We’re big fans of and believers in the youth system here at Cambridge. The CRC model is forward-thinking and astonishingly successful at producing players for the first team squad.
It was with some disappointment this week then to hear that Jonathon Thorpe – along with Luke Berry and Robbie Willmott one of the brightest prospects to have rolled off the production line since its inception – had had his contract with the club cancelled by mutual consent.
This was, ostensibly, because Thorpe was re-evaluating his options and considering going into further education, amid also rumours of homesickness. It’s heartening to know that Thorpe is switched on enough to be thinking about a career outside or beyond football and is, once more, a testament to the excellent educational grounding that is a core part of the CRC system. We look after our scholars not just as players but as people too.
However, it does raise the question of whether we are in fact just that little bit too nice.
Thorpe is a young lad who clearly has a good head on his shoulders to go with the skill in his feet. What baffles me slightly about his decision here is that he had done the hardest part – he wasn’t someone mulling over his options at the offer of a first contract; he was a professional footballer. And a very highly-rated one at that, who had already made a not insignificant amount of first team appearances for our club.
That’s a decision for him and him alone to make. He still had a year left to run on his deal and is a young man with a lot of years ahead of him, but if he feels now is the time to make a decision like this then you have to respect that choice.
What doesn’t sit too comfortably with me however is the club’s part in this. For CRC to be a success then it has to produce results. We’ve seen some: Willmott, Berry, Hughes, Coulson, McAuley and there are plenty of hopes for the future, such as Liam Hurst. But continued success is predicated on at some point getting a return on our investments, whether that is through the years of service we’ve got from the likes of Coulson and McAuley, or the future value of players, such as the £50,000 we got for Willmott or the potential for a future fee from Berry or Hughes.
In Thorpe’s case, we have just written off a total of four years worth of investment as well as any potential future gains from him – whether that were to be monetary or on the pitch. He was our player, he was under contract having been given the security of a two-and-a-half year deal when he was offered his first professional contract. I feel we’ve lost out in this and that’s a bit galling – it will be even more so if he does, as expected, end up signing for full-time Tamworth.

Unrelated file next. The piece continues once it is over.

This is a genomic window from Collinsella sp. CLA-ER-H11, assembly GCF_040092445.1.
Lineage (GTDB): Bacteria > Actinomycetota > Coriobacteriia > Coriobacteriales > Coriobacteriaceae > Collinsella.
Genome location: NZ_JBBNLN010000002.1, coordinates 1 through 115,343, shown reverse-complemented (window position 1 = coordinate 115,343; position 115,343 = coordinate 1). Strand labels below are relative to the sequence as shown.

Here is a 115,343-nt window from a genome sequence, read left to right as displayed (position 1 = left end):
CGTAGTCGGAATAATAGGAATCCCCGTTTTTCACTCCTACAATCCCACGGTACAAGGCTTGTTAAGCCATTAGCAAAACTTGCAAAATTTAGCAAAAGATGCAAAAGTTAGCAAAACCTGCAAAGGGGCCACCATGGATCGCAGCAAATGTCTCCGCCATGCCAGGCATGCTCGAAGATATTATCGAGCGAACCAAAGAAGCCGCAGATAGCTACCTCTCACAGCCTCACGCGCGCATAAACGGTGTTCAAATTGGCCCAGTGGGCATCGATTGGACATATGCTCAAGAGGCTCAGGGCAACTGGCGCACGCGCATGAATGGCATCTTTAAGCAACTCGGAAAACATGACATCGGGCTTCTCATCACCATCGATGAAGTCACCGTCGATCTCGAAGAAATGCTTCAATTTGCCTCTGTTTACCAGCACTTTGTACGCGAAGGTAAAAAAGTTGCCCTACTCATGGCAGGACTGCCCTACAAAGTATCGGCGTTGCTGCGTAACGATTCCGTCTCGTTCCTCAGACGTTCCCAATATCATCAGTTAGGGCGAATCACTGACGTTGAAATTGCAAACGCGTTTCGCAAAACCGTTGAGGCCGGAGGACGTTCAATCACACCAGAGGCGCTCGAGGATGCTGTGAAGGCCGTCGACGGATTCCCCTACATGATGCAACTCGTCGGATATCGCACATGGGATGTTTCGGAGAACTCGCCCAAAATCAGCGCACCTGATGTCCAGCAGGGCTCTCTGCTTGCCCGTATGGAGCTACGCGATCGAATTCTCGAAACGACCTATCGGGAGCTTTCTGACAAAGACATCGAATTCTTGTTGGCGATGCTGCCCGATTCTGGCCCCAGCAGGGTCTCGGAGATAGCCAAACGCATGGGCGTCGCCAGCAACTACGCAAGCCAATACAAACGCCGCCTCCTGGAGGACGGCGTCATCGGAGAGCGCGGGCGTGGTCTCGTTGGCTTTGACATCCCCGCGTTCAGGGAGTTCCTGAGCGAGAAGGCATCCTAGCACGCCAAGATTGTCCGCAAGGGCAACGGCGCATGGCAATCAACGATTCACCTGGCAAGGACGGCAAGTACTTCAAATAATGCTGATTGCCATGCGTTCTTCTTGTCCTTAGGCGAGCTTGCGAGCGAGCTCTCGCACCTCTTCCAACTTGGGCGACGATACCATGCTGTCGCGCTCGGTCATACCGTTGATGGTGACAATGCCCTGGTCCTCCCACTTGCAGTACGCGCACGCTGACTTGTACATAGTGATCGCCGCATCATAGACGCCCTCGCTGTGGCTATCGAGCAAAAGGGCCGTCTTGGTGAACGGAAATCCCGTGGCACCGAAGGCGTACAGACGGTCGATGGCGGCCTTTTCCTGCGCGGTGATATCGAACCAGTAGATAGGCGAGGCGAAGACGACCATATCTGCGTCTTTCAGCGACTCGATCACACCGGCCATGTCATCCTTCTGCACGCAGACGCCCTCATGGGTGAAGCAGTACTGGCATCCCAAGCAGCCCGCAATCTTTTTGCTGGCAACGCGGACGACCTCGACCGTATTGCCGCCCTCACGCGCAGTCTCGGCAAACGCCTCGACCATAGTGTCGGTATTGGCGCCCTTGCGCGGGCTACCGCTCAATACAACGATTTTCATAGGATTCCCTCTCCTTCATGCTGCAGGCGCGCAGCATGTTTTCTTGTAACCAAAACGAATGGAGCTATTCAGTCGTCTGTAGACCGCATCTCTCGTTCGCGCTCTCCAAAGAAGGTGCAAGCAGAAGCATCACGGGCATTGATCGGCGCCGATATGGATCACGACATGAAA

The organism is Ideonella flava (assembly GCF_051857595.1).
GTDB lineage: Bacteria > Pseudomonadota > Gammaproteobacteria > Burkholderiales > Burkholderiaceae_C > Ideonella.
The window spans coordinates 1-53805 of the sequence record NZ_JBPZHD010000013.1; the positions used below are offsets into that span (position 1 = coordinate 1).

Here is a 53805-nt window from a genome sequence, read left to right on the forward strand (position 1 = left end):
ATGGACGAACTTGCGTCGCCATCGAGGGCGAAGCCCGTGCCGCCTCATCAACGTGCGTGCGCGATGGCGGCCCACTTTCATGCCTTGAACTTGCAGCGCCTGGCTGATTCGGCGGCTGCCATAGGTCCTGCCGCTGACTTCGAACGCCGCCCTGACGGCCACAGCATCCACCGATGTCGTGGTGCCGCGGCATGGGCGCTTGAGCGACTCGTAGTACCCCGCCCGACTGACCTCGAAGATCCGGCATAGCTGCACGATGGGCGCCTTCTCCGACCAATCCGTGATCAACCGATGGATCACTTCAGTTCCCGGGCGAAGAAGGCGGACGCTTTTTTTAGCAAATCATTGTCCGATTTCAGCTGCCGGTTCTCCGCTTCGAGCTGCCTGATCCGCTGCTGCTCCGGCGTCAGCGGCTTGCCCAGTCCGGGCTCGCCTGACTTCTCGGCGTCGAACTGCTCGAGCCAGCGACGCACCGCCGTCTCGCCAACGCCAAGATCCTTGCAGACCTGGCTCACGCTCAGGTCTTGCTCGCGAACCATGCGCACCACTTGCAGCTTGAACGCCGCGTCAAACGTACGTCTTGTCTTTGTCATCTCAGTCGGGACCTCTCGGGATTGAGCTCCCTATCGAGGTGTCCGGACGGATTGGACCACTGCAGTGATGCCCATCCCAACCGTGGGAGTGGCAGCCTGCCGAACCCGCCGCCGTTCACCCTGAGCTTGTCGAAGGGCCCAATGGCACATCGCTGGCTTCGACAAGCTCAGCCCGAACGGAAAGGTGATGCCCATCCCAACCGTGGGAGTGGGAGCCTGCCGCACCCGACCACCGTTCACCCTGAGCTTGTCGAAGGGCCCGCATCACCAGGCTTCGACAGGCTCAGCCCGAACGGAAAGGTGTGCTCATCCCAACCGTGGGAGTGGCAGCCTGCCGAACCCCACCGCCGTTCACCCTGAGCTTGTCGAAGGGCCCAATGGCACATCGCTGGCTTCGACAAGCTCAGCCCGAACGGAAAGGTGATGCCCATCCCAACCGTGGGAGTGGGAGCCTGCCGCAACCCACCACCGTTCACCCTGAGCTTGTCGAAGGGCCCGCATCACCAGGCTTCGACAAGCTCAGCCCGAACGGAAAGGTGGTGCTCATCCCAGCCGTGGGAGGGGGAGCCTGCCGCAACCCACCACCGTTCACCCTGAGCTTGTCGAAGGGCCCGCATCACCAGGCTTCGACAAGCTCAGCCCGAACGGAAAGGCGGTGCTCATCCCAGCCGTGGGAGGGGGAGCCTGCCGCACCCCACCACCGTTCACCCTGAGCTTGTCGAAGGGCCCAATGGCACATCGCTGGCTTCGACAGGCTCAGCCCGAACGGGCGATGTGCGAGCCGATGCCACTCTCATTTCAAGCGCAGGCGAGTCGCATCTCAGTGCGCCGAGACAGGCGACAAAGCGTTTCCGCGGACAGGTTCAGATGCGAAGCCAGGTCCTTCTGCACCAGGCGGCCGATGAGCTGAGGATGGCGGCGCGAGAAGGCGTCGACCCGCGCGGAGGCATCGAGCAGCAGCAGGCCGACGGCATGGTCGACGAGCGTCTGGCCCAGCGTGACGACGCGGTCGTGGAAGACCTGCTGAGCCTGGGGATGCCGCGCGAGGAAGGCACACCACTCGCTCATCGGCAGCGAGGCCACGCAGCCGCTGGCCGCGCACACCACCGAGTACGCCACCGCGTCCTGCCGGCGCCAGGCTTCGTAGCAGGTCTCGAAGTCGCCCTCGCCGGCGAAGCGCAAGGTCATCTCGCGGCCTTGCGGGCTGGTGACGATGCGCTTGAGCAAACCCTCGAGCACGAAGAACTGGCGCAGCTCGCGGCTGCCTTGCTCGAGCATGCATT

Don’t misunderstand me here, I’m not blaming the player and nor, particularly, am I blaming the club. I may not understand Thorpe’s decision but I respect it and I also respect and, quietly, am pleased that we are the kind of club that is sensitive to a player’s life as a human being, not just as a footballer. Few clubs in our position would be the same.
We could have hardballed Thorpe; we could have held him to his contract or demanded a fee (he has shown enough on the pitch to suggest he would be an asset to many of the squads in this division). What is irksome though is that by not doing this and instead choosing the honourable path, it’s us who lose out – on the fantastic potential that Thorpe showed in our team and in the possibility of our long-term investment paying off in the future.
Are we too nice? Too concerned with our honourable image so we end up shooting ourselves in the foot? Possibly. There is a long-held frustration at the way we conduct transfer dealings. We’ve proved time and time again that we are not exactly what you’d call ‘canny operators’ in the transfer market – whether that’s with fees we pay, players we don’t utilise properly when we do bring them in, overly long contracts, inflated wages or under-selling ourselves when it comes to add-ons.
There is, of course, almost certainly more to it that we’re not being told. Maybe Richard Money simply doesn’t fancy Thorpe as a player, maybe there was a falling out, maybe Thorpe didn’t see a proper future for himself at Cambridge or indeed in football, maybe he really was homesick… We will almost certainly never know the full truth of the matter.
Whatever may or may not have happened is largely irrelevant however. The biggest issue here is that a club that is very forthright about moving towards sustainability and that prides itself on its youth system has just seen one of its brightest products slip through it’s fingers, while losing four years worth of investment in the process. I dearly hope those at the club understand how and why that happened and are honest with themselves when assessing what their part in it was and what, if anything, they could have done differently. It is not something we can afford to a make habit of.